UK Banks are Failing on Customer Service

Research that will surprise no one has revealed this week that after all the publicity and consumer campaigns against them, banks are still failing to deal with customer complaints in a satisfactory manner.

The watchdog Consumer Focus commissioned the research which took the form of a nationally representative sample of 2,000 people. This was conducted by phone during December and January.

The headline figures show that 75% of customers who are unhappy with the service at their bank will make a complaint, only 47% of them are then satisfied with the bank’s response.

There are several concerning aspects to this information, the first being that 25% of people who are unhappy with the customer service at their bank don’t even bother to complain. As the great Anne Robinson used to say, ‘don’t let them get away with it, stand up for yourself and make a fuss’. Otherwise nothing will change.

Of the 47% unhappy with the bank’s response, 31% fail to do anything about it and take the complaint further. Only 9% end up taking it as far as the Financial Ombudsman Service.

Some of these figures will represent cases where the complainant is in the wrong, but not many. And it demonstrates only too well how banks try and succeed to get away with shoddy customer service.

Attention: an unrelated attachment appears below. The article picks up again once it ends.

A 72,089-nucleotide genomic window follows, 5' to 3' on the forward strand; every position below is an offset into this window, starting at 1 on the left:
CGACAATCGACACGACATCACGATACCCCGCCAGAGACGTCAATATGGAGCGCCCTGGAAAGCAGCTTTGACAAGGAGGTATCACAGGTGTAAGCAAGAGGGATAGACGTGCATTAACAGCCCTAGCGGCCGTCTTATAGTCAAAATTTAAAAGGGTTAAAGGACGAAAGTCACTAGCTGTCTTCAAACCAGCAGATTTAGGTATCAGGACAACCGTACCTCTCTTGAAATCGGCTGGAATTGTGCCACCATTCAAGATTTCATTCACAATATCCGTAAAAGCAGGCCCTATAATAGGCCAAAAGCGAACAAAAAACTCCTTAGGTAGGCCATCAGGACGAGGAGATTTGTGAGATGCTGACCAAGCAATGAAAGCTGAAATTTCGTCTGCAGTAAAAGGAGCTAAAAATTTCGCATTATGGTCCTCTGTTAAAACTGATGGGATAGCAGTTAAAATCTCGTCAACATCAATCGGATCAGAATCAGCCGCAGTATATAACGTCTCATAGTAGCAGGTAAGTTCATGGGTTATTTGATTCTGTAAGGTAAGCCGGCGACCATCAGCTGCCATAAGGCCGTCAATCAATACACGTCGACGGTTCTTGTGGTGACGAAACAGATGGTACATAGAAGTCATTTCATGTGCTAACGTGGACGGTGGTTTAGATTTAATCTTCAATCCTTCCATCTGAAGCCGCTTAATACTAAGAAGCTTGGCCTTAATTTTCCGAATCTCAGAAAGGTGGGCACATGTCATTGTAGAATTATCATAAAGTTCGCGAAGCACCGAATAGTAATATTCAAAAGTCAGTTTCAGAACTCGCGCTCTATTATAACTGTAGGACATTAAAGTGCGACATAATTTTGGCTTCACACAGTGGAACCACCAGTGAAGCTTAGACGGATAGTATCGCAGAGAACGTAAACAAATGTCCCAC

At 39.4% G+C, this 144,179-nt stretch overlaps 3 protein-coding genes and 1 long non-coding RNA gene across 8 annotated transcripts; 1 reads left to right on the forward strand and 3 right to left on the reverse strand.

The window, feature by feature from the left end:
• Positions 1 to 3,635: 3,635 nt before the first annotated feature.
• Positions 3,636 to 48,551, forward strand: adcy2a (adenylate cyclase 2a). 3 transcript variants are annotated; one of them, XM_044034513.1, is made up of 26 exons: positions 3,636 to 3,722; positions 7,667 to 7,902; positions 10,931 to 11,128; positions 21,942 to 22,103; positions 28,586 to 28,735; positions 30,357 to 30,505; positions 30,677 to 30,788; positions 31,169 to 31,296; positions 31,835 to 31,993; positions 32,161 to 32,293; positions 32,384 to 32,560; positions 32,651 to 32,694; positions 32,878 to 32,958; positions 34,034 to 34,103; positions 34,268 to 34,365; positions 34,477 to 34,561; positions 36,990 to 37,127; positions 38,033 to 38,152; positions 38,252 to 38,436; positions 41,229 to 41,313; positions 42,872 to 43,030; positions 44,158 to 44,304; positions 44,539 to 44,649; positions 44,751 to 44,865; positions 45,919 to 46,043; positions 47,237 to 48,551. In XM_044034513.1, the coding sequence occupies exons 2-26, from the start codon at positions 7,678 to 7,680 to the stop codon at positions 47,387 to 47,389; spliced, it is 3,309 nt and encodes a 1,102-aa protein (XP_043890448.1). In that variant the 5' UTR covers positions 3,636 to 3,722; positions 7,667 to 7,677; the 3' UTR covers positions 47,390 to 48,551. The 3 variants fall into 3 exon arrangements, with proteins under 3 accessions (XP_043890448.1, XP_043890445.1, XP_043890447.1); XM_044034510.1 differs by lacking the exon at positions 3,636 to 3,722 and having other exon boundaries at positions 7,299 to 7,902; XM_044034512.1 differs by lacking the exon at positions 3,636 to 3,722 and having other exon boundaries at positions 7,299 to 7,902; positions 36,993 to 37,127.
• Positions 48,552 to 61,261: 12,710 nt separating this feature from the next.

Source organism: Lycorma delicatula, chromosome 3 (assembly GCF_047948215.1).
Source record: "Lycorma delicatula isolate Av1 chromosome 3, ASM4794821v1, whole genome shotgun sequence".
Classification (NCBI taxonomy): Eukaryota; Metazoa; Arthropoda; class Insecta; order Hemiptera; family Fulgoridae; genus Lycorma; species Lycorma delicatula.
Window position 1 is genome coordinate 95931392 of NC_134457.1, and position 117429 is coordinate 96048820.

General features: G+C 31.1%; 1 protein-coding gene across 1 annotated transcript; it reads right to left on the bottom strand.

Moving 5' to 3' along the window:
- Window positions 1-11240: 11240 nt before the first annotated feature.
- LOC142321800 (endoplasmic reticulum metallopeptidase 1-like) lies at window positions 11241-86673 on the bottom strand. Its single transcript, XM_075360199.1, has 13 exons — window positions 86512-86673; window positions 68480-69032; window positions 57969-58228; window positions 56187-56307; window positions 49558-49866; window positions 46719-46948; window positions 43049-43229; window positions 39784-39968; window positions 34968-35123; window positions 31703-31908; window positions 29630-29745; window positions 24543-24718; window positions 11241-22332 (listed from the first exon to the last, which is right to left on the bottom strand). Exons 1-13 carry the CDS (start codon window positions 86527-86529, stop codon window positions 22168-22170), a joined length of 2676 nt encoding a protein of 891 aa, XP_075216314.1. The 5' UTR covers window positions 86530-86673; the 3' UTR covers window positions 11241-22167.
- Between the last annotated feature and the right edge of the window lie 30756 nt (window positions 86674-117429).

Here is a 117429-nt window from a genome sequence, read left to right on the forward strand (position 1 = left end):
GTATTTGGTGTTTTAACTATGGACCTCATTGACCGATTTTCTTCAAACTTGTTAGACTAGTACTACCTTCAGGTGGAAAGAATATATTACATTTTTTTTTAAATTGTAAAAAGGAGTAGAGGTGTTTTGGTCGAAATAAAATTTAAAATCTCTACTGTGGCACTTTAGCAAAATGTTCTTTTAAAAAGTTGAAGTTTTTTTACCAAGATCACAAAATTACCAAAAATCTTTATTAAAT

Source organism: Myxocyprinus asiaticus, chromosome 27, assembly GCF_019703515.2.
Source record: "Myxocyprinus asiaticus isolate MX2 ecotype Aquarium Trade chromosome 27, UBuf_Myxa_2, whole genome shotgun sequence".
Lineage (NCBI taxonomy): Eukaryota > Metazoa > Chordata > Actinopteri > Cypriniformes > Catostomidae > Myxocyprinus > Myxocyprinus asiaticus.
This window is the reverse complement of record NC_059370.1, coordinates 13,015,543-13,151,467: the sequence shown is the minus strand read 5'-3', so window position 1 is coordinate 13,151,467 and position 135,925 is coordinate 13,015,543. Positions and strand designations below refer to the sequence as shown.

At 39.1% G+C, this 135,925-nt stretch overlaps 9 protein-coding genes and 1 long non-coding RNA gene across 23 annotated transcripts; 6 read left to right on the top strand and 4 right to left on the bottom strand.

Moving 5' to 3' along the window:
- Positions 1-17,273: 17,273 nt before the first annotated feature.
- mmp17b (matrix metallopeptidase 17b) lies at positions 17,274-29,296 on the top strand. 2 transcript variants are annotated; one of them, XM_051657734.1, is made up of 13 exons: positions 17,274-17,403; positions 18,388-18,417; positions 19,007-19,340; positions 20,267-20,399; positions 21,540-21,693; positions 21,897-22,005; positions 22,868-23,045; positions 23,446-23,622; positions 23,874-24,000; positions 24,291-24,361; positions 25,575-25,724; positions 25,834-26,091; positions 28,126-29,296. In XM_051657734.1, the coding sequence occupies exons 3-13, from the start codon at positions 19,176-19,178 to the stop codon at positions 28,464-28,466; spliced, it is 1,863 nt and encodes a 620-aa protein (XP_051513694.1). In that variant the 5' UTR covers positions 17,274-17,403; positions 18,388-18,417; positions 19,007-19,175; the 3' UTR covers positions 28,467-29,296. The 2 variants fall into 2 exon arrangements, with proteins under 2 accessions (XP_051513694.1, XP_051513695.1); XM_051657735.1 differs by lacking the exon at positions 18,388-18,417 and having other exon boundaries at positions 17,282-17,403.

This new research comes after the City watchdog, the Financial Services Authority, described banks complaints procedures as “poor” last year.

An expert at Consumer Focus summed up the situation saying: “Customers are willing and able to fight their corner and take the first step of complaining. The problem is they then seem to become disheartened by the banks’ poor service and complaints systems. Unfortunately, persistence appears to be the key to getting the answer you would like from your bank.”

Consumer Focus now joins the ranks of many analysts calling for banks to take complaints more seriously and devote more resources to improving customer service. Consumer rights groups are also urging the Financial Services Authority (FSA) to continue using the prospect of financial sanctions to keep the pressure on poorly performing firms.

The progress in this area is painfully slow, especially for those experiencing poor quality customer service on an almost daily basis. But it is important to note that progress is being made and gradually, oh so gradually, the banks are being made to take customer complaints more seriously and act on them.

As a final note, if you are disappointed with the standards of customer service at your bank, don’t just accept it but get on the internet, shop around and switch your account. You do have the ultimate sanction.

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